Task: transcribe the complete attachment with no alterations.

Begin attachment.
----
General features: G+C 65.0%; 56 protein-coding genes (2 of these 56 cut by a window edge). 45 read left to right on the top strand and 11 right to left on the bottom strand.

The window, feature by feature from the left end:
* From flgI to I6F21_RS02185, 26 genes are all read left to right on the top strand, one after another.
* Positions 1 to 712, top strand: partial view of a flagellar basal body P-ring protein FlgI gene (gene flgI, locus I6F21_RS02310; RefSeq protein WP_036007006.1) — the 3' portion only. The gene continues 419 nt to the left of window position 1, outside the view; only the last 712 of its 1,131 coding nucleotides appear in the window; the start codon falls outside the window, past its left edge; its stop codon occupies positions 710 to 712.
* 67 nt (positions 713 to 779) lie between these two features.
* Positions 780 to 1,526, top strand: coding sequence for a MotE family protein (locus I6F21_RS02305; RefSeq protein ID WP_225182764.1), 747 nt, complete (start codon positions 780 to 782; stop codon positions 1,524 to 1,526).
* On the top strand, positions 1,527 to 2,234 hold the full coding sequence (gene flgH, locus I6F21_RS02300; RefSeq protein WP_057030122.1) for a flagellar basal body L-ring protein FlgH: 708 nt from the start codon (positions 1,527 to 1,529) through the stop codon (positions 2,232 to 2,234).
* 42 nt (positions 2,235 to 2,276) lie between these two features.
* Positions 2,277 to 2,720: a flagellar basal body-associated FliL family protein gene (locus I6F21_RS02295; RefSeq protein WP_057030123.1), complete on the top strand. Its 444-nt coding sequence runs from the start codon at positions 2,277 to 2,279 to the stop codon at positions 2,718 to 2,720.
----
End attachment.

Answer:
General features: G+C 65.0%; 56 protein-coding genes (2 of these 56 cut by a window edge). 45 read left to right on the top strand and 11 right to left on the bottom strand.

The window, feature by feature from the left end:
* From flgI to I6F21_RS02185, 26 genes are all read left to right on the top strand, one after another.
* Positions 1 to 712, top strand: partial view of a flagellar basal body P-ring protein FlgI gene (gene flgI, locus I6F21_RS02310; RefSeq protein WP_036007006.1) — the 3' portion only. The gene continues 419 nt to the left of window position 1, outside the view; only the last 712 of its 1,131 coding nucleotides appear in the window; the start codon falls outside the window, past its left edge; its stop codon occupies positions 710 to 712.
* 67 nt (positions 713 to 779) lie between these two features.
* Positions 780 to 1,526, top strand: coding sequence for a MotE family protein (locus I6F21_RS02305; RefSeq protein ID WP_225182764.1), 747 nt, complete (start codon positions 780 to 782; stop codon positions 1,524 to 1,526).
* On the top strand, positions 1,527 to 2,234 hold the full coding sequence (gene flgH, locus I6F21_RS02300; RefSeq protein WP_057030122.1) for a flagellar basal body L-ring protein FlgH: 708 nt from the start codon (positions 1,527 to 1,529) through the stop codon (positions 2,232 to 2,234).
* 42 nt (positions 2,235 to 2,276) lie between these two features.
* Positions 2,277 to 2,720: a flagellar basal body-associated FliL family protein gene (locus I6F21_RS02295; RefSeq protein WP_057030123.1), complete on the top strand. Its 444-nt coding sequence runs from the start codon at positions 2,277 to 2,279 to the stop codon at positions 2,718 to 2,720.